How much will it cost to get health insurance for my 408 visa?
The cost of your visitors health insurance will depend on which level of cover you choose to buy. It’s usually offered on a month-to-month basis, so you’ll only have to pay one month in advance to take out a complying policy.
Hospital cover is available in a range of different levels. All of these policies cover you for the costs of most services while you’re admitted to hospital as an inpatient. To comply with regulations, you’ll need to buy a policy that covers the minimum requirements for your visa. However, you may find that a more expensive, higher-tier policy offers a wider range of treatments that are covered, which may better suit your needs.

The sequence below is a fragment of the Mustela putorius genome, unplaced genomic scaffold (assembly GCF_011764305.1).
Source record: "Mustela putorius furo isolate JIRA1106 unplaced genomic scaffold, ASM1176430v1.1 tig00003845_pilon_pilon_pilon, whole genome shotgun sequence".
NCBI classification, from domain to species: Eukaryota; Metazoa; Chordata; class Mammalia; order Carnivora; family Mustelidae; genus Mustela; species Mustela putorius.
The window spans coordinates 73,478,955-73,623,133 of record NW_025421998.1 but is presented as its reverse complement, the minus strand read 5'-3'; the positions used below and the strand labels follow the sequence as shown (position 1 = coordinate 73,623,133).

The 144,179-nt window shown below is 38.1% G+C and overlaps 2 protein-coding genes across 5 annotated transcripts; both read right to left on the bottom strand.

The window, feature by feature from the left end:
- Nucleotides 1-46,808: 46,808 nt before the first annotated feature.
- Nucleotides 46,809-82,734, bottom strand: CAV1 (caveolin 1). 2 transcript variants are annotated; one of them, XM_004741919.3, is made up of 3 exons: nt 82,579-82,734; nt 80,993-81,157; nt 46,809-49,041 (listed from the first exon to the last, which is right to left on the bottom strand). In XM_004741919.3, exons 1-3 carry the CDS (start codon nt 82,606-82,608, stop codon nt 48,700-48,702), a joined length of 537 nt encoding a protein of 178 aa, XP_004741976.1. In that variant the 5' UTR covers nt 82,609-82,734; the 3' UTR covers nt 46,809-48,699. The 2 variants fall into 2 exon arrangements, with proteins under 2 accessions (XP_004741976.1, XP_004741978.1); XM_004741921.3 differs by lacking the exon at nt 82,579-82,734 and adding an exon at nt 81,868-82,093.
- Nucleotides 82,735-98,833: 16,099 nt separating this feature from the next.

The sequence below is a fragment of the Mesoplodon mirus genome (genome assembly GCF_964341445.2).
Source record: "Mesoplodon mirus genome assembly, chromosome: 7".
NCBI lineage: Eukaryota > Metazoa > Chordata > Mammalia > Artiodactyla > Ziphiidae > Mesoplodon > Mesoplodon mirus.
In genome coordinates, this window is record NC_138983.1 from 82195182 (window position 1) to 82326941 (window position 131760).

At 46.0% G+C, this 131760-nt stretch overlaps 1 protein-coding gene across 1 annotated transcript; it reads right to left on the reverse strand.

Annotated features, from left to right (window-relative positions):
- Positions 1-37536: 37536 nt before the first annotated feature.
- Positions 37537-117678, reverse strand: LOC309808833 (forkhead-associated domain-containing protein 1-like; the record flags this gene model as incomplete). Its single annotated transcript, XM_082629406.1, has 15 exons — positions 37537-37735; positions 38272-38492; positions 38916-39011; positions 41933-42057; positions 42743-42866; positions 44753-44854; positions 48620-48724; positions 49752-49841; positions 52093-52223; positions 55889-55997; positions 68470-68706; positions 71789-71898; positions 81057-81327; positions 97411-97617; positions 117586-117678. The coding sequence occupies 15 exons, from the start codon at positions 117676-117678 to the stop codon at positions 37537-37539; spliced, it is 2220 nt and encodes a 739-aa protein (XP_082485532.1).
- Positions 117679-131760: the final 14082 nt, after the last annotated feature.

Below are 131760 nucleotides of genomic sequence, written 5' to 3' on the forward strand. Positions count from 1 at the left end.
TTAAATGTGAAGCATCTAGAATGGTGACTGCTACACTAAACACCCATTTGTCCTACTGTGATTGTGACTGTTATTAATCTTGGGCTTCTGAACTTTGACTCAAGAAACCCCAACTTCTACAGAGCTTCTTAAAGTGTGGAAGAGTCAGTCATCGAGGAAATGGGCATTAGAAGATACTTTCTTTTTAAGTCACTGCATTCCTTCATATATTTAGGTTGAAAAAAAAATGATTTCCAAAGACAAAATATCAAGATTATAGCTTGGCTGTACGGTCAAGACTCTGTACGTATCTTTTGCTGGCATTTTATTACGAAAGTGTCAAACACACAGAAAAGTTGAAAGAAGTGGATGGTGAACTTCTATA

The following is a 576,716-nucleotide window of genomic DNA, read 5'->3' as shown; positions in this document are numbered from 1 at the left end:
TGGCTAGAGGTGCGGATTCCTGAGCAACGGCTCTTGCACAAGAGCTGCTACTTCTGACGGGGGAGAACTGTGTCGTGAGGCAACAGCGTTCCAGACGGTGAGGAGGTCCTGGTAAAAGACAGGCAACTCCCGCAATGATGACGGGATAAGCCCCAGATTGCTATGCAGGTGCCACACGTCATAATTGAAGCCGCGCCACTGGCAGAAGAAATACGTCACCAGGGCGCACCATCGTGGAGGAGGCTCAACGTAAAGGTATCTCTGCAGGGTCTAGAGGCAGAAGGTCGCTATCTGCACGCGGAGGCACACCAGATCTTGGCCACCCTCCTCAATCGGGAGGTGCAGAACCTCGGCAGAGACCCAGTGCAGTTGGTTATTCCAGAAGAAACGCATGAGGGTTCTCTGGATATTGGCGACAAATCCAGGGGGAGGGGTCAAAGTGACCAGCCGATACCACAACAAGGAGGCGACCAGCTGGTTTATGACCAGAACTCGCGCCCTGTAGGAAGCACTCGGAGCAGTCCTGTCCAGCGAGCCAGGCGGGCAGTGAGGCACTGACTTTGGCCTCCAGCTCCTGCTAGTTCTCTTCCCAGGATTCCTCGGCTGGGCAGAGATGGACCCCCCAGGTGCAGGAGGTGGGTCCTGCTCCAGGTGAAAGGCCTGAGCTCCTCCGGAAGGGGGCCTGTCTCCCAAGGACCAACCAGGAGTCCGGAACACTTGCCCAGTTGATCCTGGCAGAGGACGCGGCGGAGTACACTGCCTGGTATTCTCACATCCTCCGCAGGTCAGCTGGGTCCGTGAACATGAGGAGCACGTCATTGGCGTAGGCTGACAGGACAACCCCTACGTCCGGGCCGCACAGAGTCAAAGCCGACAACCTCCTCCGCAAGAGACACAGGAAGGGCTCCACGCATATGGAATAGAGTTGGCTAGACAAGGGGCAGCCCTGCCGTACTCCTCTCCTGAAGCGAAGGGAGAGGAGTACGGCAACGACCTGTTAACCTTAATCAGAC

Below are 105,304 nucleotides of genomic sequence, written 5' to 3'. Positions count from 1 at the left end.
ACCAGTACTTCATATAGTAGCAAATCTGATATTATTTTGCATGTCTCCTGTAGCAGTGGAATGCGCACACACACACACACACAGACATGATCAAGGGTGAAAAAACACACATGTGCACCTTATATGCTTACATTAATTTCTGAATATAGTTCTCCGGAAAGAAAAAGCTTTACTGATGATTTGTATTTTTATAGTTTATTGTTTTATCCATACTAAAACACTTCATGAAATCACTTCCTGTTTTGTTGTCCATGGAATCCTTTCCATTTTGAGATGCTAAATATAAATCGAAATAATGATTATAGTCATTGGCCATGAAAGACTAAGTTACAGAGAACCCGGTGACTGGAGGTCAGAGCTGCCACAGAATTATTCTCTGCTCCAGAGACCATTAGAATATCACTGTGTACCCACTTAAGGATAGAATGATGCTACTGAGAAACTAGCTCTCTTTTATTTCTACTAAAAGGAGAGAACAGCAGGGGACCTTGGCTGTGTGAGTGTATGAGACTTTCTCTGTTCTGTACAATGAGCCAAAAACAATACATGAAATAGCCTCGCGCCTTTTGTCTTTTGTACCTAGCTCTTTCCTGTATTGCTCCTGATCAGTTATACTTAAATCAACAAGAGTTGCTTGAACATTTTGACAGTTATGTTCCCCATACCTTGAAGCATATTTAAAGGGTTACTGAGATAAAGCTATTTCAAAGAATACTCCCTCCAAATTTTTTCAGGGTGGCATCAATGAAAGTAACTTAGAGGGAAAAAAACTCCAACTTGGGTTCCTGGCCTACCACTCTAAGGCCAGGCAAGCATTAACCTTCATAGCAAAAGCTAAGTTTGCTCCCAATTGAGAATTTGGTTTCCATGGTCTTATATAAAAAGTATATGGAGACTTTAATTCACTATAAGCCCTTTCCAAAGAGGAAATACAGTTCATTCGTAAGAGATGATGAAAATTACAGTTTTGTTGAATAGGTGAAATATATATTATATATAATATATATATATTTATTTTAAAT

The same applies to extras cover, which can help you with the cost of fees when you visit a doctor, dentist, physio or chiropractor. Extras cover can provide some money back when you receive treatment in the community, but not when you're admitted to hospital.
More expensive policies will offer more in terms of benefits and will mean you pay less out-of-pocket for each treatment you receive. For example, a cheap policy might give you 50% back on the cost of a visit to the physiotherapist, but a more expensive policy may offer you 85% of that cost.
Types of health insurance
This can help you pay for medical treatment if you need to be admitted to hospital. It can help cover the cost of your admission or accommodation and the fees charged by doctors, surgeons and anaesthetists. It can also cover other costs associated with a stay in a private hospital.